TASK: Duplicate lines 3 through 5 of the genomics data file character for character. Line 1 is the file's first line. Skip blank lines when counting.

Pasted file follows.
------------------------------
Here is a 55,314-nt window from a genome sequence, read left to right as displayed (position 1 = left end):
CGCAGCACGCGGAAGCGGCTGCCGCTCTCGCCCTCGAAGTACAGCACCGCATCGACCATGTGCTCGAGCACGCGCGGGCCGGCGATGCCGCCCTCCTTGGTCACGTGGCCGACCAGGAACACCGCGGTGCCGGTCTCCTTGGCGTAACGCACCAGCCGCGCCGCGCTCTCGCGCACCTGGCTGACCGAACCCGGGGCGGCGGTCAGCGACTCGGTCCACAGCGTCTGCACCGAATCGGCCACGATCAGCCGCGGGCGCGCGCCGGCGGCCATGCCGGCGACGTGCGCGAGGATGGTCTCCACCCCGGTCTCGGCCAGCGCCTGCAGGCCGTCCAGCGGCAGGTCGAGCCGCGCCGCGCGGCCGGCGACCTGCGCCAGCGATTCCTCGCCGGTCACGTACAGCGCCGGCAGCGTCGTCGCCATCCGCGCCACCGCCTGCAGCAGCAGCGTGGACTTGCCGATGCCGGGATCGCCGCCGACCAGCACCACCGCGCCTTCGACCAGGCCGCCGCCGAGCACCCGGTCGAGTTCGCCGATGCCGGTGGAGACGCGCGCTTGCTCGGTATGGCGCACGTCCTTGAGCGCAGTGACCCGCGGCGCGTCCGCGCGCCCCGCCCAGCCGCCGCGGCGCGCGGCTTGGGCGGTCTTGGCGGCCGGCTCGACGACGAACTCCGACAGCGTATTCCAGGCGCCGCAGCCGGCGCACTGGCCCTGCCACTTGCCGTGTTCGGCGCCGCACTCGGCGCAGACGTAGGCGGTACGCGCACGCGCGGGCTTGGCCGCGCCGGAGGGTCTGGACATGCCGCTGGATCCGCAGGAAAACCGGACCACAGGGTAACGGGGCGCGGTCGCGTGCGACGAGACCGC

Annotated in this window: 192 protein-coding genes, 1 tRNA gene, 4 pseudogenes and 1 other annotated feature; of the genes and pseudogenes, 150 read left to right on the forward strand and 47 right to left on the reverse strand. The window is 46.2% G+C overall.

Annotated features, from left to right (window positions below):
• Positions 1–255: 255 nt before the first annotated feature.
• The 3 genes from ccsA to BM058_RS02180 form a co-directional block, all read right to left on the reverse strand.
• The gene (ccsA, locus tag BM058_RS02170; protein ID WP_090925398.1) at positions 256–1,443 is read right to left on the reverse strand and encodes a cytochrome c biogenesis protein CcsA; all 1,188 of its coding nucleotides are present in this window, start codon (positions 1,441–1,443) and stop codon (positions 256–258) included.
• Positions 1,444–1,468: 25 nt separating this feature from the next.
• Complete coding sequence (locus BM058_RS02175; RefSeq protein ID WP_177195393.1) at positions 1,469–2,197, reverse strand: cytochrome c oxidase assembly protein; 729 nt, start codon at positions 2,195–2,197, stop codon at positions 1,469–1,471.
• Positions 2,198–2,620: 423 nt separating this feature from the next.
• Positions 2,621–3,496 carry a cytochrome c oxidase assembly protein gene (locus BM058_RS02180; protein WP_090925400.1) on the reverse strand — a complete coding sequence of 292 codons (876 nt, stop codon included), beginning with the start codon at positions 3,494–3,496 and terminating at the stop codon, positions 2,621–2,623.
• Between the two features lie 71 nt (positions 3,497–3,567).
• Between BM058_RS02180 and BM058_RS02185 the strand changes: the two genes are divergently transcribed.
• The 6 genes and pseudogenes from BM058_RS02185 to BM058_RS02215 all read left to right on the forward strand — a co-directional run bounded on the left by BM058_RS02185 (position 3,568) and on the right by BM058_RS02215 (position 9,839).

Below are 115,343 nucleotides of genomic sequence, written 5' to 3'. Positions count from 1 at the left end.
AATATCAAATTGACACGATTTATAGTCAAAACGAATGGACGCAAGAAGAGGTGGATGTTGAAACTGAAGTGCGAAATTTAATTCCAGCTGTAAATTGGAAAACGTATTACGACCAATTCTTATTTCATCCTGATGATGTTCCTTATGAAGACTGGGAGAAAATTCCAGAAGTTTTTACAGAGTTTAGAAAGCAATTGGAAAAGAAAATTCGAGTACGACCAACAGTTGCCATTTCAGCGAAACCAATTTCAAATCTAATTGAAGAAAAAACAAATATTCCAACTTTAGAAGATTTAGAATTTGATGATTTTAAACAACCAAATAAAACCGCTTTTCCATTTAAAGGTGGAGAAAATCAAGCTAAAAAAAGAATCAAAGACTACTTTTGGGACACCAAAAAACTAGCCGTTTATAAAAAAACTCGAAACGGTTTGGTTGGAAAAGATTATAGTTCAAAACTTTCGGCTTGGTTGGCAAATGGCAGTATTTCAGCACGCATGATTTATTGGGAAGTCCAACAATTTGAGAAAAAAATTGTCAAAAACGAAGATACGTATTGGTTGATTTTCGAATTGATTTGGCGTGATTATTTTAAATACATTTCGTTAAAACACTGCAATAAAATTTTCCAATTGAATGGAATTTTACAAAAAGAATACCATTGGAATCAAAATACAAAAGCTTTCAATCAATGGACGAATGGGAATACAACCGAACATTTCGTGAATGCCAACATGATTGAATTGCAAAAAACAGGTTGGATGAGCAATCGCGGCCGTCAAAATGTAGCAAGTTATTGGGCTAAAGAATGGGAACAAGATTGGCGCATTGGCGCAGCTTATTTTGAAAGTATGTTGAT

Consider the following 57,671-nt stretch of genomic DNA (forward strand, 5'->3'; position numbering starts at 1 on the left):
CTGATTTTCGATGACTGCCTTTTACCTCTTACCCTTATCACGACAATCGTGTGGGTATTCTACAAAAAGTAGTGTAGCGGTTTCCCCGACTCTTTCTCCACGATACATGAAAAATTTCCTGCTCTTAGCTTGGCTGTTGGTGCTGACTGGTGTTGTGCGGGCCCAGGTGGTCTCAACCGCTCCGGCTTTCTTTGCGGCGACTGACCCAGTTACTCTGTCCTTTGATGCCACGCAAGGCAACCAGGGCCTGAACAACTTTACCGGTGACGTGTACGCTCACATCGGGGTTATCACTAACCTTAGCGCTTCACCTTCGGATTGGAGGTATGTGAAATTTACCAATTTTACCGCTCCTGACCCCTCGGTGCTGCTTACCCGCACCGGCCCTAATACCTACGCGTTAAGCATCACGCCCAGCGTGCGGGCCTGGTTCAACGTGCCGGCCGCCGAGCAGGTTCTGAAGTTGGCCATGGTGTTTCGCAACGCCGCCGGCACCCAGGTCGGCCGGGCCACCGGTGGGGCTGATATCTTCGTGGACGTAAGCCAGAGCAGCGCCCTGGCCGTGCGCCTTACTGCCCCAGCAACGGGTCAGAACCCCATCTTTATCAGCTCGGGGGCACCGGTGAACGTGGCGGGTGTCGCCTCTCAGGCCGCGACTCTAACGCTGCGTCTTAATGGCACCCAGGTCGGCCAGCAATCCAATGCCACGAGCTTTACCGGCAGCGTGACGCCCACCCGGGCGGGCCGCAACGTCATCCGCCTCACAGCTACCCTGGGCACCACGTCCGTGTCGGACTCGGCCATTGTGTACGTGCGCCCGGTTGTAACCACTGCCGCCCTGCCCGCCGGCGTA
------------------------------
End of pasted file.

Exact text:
Annotated in this window: 192 protein-coding genes, 1 tRNA gene, 4 pseudogenes and 1 other annotated feature; of the genes and pseudogenes, 150 read left to right on the forward strand and 47 right to left on the reverse strand. The window is 46.2% G+C overall.

Annotated features, from left to right (window positions below):
• Positions 1–255: 255 nt before the first annotated feature.